Sydney - Australian cricket's embattled governing body named
Earl Eddings to lead the organisation out of crisis on Wednesday, opting for a
safe pair of hands already serving on the board.
Cricket Australia said in a statement that it had bumped
Eddings - a director of a risk-management company - from deputy and interim
chairman to have the role full time.
"I am honoured to serve in this position and am
committed to making cricket stronger and a game that we can all be proud
of," Eddings said.
Cricket Australia has been buffeted by a series of bad
performances by the men's test side, after a ball tampering scandal saw the
captain and vice-captain stood down for cheating.
Amid the fallout from the fiasco, former chairperson David
Peever also quit under intense pressure.
The sport's top body had been under some pressure to appoint
a former Australian player.
But likely replacement ex-captain Mark Taylor recently quit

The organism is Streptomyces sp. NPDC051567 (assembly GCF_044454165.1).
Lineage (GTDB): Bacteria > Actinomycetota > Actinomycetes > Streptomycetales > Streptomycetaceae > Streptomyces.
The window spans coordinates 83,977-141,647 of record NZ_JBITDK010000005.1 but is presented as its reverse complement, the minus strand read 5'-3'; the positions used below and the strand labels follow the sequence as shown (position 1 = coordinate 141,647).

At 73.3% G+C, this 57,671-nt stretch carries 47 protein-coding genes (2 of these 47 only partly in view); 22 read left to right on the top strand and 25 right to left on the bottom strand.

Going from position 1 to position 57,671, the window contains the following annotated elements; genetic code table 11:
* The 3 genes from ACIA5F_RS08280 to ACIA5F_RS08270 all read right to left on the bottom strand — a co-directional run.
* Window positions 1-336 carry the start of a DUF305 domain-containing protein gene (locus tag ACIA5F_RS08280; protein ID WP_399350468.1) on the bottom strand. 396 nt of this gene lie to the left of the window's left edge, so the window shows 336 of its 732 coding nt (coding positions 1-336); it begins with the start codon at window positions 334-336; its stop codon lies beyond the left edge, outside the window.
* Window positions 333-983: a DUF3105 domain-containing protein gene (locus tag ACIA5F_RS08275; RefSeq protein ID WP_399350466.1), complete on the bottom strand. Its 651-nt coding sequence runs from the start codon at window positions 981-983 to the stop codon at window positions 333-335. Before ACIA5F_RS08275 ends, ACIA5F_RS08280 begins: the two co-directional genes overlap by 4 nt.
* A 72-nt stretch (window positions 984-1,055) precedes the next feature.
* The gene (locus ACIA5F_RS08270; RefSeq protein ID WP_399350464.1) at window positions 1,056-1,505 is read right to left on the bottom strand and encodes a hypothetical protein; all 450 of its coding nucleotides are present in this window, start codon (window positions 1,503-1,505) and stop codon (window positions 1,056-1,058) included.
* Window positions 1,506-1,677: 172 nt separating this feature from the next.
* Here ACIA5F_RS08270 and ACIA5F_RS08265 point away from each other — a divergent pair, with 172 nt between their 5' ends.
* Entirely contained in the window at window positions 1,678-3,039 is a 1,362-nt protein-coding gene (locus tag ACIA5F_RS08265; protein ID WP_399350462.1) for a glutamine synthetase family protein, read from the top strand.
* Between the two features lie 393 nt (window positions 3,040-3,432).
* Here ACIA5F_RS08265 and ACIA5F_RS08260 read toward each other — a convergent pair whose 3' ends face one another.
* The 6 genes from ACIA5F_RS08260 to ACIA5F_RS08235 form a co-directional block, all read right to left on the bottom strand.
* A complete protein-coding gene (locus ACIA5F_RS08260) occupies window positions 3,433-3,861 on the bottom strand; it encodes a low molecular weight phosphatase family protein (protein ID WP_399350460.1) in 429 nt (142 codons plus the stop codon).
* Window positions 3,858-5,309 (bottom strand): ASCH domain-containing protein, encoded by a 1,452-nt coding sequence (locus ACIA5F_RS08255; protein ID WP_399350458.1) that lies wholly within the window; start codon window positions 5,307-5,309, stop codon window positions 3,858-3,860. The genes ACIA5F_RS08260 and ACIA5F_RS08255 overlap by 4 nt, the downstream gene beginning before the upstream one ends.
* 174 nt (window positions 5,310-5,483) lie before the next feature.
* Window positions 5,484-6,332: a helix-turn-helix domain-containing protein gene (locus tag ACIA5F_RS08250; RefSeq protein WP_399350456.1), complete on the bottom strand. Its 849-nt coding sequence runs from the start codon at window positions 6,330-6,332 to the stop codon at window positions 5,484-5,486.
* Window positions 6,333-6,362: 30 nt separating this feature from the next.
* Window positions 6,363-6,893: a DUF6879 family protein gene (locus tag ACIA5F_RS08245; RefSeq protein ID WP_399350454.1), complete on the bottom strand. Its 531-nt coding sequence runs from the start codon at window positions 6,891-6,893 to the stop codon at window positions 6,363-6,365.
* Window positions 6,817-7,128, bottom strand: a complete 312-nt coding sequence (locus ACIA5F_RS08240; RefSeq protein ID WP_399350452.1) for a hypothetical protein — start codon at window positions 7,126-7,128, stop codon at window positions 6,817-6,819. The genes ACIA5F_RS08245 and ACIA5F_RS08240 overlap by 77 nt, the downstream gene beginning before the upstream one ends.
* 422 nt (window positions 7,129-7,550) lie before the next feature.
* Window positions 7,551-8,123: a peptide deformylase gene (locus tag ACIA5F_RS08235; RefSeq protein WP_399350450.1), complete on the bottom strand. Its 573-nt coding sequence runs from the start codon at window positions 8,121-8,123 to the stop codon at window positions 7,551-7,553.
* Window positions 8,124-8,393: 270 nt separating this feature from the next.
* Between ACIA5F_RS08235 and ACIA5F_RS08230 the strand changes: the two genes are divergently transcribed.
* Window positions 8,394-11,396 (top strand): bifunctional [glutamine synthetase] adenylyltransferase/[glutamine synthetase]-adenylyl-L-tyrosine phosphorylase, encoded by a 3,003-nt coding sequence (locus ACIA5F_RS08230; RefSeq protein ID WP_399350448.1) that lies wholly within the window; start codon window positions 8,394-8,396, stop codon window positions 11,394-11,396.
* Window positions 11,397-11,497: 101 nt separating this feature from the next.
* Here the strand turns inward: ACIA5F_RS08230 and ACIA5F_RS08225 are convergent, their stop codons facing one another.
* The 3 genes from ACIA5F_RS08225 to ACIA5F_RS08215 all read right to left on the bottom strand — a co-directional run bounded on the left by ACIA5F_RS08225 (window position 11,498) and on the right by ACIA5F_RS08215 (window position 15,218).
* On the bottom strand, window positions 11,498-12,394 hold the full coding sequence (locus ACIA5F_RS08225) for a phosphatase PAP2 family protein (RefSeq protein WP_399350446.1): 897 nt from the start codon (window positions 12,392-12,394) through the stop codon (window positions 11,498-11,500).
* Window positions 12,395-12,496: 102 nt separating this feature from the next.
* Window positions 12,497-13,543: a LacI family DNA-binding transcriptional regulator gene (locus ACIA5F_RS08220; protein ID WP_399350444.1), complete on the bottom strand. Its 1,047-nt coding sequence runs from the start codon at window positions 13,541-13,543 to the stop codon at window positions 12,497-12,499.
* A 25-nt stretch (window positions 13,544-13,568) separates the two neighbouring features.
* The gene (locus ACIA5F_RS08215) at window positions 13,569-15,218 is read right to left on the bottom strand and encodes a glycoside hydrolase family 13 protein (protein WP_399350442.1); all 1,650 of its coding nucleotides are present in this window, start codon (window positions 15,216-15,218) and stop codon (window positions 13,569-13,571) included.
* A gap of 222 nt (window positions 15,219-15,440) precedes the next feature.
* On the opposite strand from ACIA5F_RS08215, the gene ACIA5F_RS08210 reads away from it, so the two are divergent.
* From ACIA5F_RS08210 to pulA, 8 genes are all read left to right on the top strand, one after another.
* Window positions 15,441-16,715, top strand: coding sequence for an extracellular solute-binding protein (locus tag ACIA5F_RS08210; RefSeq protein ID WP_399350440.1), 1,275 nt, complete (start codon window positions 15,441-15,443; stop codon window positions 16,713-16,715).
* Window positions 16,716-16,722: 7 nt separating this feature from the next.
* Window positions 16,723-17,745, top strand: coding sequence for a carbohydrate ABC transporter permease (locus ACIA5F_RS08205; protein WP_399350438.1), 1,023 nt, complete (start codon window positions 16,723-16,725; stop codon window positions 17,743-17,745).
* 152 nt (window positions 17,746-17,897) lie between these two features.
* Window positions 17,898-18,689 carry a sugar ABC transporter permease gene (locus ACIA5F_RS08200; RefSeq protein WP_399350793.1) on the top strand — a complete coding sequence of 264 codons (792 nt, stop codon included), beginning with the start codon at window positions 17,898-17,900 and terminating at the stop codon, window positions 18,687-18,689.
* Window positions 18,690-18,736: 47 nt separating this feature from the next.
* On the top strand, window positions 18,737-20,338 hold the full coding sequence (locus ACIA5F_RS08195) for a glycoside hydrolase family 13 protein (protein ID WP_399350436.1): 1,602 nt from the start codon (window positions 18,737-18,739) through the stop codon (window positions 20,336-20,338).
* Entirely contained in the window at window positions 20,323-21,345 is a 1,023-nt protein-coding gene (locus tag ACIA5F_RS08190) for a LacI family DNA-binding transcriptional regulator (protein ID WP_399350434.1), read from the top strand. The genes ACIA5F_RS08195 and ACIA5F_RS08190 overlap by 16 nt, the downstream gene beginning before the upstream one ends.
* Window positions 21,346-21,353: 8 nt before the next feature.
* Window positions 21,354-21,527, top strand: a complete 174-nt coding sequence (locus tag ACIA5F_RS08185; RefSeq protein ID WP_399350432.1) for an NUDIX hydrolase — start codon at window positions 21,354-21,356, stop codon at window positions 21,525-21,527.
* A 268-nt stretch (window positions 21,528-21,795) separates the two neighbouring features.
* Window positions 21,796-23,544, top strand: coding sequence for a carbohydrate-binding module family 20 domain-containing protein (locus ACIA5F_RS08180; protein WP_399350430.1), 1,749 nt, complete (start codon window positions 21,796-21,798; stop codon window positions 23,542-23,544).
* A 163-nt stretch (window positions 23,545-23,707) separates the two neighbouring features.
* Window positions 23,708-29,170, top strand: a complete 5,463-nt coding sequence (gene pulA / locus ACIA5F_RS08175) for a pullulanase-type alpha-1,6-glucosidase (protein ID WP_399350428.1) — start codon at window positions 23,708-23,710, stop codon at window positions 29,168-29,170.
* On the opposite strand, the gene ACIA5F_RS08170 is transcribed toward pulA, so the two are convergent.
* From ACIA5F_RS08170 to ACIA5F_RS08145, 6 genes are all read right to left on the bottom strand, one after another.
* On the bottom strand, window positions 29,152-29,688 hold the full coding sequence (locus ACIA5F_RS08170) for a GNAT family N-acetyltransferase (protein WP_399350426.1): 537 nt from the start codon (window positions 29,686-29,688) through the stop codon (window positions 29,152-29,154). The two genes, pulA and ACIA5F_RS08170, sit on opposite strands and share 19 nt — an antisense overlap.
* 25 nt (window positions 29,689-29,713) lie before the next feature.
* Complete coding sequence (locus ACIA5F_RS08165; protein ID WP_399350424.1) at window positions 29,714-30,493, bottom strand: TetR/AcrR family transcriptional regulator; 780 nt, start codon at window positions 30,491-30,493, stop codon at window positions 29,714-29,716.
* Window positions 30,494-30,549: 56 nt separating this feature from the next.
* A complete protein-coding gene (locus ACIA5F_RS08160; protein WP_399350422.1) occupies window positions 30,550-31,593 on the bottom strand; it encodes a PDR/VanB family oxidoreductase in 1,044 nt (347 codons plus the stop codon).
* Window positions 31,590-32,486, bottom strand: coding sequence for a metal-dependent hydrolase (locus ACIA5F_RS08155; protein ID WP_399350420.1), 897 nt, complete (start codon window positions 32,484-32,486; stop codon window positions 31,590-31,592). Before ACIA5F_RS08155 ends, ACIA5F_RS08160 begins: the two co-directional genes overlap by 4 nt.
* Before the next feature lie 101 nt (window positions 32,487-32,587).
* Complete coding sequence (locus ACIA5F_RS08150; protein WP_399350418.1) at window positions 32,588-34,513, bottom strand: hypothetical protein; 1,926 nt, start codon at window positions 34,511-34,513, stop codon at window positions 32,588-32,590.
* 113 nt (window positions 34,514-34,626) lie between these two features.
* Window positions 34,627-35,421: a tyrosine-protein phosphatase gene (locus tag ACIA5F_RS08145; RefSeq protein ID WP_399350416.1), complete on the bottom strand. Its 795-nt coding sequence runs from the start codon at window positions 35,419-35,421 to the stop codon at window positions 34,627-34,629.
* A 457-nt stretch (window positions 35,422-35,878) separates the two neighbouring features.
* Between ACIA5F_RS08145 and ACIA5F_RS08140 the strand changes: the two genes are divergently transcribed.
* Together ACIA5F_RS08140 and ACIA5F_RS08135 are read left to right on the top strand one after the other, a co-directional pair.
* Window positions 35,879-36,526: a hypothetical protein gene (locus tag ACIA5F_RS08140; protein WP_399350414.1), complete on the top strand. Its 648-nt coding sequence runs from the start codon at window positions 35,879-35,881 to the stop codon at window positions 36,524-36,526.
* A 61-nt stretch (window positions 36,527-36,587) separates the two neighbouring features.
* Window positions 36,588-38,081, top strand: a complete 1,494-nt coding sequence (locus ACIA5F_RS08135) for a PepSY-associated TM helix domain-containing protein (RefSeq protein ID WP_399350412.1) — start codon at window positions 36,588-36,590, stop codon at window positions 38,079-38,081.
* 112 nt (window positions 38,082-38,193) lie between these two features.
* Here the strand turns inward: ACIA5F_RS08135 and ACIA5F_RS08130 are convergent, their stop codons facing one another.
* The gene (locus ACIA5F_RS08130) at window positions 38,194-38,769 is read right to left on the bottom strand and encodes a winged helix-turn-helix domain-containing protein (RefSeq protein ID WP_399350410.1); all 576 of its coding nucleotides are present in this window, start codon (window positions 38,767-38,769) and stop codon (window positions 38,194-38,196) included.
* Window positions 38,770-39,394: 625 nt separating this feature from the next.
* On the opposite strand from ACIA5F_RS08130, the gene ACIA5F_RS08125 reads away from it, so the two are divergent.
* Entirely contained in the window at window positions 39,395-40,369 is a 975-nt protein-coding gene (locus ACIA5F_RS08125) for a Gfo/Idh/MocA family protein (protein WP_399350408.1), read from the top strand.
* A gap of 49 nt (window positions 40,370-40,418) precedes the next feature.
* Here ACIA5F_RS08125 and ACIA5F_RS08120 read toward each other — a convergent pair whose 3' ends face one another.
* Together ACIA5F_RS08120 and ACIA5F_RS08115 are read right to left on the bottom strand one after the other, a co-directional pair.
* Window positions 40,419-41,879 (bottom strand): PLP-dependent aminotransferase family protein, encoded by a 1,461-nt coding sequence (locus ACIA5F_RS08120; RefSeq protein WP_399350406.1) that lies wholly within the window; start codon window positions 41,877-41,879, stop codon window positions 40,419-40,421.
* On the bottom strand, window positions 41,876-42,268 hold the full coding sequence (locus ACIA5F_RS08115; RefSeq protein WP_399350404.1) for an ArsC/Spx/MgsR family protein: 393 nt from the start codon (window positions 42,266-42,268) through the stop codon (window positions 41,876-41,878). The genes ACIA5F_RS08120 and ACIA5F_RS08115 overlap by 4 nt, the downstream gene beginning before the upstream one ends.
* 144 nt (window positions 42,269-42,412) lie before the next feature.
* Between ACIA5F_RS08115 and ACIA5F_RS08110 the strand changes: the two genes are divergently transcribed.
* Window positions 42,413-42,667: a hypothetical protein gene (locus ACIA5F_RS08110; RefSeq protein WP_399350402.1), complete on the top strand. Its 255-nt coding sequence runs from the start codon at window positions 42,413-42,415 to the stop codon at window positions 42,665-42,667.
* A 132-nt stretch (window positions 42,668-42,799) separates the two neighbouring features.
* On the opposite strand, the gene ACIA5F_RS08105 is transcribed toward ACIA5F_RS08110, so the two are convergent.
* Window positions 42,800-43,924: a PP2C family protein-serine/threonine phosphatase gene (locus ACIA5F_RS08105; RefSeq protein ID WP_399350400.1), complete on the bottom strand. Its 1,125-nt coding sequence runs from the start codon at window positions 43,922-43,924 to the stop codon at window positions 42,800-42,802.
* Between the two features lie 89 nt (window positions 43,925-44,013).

the board, while CA director and ex-fast bowler Michael Kasprowicz was
The board instead opted for "a well-regarded member of
the team with a solid understanding of our history," said director Jacquie
"Earl's involvement over the past decade provides
continuity in a time of change," she added.
In March, top players were caught using sandpaper to alter
the ball at a Test match in Cape Town.
Then-captain Steve Smith and his deputy David Warner were
banned for 12 months, and batsman Cameron Bancroft for nine months over their
roles in the incident.
Coach Darren Lehmann quit soon after and then-chief
executive James Sutherland stepped down last month.
A Cricket Australia commissioned report, found an
"arrogant" and "controlling" culture within the
organisation contributed to players cheating in the pursuit of victory.